In 2011, Colorado became the first state to pass a law mandating cannabis surveillance and two years later this law went into effect with the launch of the Marijuana Enforcement Tracking Reporting and Compliance (METRC). METRC is a government-facing compliance system owned by the software company Franwell that allows the Colorado Marijuana Enforcement Division to track millions of cannabis plants as they move through the production process. Although METRC was created specifically to meet Colorado's compliance needs, it is now used by four state governments (Colorado, Alaska, Maryland, and Oregon) to track medicinal and recreational cannabis.
METRC is unique in the sense that it only offers government-facing tracking programs, unlike the two other major seed-to-sale software companies MJ Freeway and BioTrackTHC, which focus on both private and government sector solutions. MJ Freeway was founded in 2010 for the express purpose of tracking cannabis, whereas BioTrack was founded in 2007 and focused exclusively on tracking pharmaceuticals until 2010 when it pivoted to cannabis. Currently BioTrack leads the seed-to-sale market with five state contracts (Washington, New Mexico, Illinois, New York, and Hawaii).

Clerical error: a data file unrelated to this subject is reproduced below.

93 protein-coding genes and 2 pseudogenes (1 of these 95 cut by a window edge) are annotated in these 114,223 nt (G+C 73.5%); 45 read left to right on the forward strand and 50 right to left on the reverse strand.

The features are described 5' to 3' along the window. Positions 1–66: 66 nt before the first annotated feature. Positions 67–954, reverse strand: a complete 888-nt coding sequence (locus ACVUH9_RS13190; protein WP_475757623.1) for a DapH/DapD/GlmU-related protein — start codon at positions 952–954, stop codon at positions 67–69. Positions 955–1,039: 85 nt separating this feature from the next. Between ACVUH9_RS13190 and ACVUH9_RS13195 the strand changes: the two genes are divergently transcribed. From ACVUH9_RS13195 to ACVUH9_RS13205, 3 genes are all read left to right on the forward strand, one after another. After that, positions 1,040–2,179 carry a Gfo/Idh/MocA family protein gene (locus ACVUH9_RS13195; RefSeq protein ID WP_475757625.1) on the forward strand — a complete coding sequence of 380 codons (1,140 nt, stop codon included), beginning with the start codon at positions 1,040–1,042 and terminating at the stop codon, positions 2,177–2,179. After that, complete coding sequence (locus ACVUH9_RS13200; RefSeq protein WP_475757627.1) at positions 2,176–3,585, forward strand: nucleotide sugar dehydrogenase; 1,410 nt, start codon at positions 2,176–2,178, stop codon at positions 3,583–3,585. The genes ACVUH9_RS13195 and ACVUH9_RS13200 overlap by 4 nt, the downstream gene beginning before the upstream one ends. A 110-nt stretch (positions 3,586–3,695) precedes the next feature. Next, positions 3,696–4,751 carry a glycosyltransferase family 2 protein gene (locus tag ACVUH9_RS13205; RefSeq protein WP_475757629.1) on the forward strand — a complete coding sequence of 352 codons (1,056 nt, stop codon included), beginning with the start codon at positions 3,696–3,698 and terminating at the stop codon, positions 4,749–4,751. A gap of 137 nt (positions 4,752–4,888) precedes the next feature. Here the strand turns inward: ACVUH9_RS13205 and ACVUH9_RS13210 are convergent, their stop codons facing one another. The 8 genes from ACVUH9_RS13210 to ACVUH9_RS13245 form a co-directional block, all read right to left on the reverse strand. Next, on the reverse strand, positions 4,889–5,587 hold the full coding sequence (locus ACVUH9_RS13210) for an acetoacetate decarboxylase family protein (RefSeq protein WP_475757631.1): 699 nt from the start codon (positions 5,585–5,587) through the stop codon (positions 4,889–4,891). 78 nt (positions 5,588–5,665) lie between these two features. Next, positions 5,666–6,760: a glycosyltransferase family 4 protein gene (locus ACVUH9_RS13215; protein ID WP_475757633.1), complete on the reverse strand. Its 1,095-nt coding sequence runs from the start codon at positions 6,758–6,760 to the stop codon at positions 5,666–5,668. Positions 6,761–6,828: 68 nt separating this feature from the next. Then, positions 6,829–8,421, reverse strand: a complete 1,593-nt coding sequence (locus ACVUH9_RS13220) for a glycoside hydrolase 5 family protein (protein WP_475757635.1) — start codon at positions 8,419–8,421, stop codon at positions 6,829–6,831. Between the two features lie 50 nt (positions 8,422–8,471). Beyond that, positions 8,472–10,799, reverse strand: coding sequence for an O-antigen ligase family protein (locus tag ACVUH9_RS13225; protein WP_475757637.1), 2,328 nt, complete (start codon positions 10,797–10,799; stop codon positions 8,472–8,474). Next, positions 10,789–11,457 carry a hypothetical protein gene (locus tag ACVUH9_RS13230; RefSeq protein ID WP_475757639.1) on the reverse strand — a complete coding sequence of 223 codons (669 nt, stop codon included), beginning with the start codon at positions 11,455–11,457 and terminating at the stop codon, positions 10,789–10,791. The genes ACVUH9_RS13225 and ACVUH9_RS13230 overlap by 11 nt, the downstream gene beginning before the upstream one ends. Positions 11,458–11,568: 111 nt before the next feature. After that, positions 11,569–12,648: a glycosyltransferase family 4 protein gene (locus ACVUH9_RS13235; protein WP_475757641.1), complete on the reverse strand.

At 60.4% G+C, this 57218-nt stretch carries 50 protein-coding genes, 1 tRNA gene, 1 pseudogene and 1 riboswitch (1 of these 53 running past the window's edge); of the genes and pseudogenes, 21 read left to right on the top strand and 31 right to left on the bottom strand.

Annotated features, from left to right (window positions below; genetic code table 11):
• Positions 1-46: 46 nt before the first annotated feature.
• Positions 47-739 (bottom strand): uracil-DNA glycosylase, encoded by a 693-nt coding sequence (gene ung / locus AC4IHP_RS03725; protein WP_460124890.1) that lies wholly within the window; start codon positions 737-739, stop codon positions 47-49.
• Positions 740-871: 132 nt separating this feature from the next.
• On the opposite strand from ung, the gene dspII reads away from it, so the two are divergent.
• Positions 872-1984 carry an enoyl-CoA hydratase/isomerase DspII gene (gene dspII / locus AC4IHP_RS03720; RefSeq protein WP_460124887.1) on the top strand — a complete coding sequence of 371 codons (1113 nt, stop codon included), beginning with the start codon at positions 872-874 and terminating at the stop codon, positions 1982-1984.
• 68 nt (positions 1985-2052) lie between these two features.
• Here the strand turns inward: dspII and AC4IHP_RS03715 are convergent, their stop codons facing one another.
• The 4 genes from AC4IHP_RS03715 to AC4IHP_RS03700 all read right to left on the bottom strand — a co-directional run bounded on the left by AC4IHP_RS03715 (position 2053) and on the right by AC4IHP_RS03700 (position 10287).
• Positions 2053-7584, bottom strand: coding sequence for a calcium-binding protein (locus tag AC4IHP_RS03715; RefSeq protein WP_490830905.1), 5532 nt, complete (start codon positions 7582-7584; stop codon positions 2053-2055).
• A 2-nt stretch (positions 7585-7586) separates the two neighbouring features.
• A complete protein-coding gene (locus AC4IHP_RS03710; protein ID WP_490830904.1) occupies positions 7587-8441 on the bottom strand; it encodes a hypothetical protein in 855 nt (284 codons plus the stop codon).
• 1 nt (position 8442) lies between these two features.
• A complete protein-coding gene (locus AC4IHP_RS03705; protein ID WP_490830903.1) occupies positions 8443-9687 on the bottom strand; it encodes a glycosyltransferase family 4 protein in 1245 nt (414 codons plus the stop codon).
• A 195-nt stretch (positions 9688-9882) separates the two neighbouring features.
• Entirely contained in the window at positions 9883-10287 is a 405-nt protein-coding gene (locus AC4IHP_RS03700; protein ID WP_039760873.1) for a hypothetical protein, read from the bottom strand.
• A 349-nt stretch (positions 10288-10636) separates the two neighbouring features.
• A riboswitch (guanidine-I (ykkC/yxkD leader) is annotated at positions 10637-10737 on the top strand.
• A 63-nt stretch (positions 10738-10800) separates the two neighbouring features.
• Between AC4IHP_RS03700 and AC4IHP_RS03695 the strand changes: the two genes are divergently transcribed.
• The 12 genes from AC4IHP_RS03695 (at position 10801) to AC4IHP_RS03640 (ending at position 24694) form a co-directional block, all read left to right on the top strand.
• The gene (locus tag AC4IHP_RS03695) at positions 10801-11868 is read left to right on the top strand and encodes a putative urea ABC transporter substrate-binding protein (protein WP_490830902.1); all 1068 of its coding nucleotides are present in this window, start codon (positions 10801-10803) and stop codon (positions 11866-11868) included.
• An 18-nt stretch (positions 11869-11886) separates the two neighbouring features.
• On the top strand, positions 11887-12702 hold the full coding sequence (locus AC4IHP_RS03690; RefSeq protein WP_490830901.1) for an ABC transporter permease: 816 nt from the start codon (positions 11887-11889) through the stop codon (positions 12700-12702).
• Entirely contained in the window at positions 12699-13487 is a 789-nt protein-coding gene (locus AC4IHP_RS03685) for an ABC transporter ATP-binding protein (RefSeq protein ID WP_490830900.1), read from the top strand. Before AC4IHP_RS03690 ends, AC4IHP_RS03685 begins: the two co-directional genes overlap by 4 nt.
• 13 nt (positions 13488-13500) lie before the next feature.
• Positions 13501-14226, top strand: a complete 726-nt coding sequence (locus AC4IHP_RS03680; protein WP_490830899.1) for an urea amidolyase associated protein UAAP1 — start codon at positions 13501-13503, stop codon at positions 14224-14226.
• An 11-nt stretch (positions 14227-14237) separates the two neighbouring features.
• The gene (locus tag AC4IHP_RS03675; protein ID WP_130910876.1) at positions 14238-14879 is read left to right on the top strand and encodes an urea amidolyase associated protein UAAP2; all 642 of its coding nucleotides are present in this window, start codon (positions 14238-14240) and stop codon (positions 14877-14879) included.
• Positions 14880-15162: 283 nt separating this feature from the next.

So far, only nine state contracts have been awarded in total, but there are 19 other states that have yet to purchase a contract from one of the seed-to-sale providers to oversee cannabis regulation in their state. Each of these states will likely have to implement some sort of tracking architecture before they are able to start legally selling pot. This has prompted a number of new companies to enter the market, including Kind Financial, which partnered with Microsoft last June to create a seed-to-sale compliance product for cannabis cultivators and retailers.
"Microsoft is in the government business already," said Dinenberg. "At the end of the day they're servicing their government clients, but they weren't able to service them with a track and trace marijuana product. We were the lucky ones who were brought in."
Microsoft's entrance into the already crowded field of cannabis compliance software speaks to the profitability of cannabis surveillance. METRC's first 5-year contract with Colorado was worth $1.2 million and its 5-year Oregon contract is worth $1.7 million, as well as generating additional millions of dollars in revenue from the plant RFID tags, which cost almost 50 cents each.
BioTrack, by comparison, beat out 22 competitors (including Xerox) for the Washington contract, which was worth $750,000 plus an annual quarter million dollars for maintenance to the system. Yet for business-facing cannabis software companies like BioTrack and MJ Freeway, the real money is to be made in the annual contracts with cannabusinesses, which carry subscription fees ranging from $200 to upwards of $500 for using the software.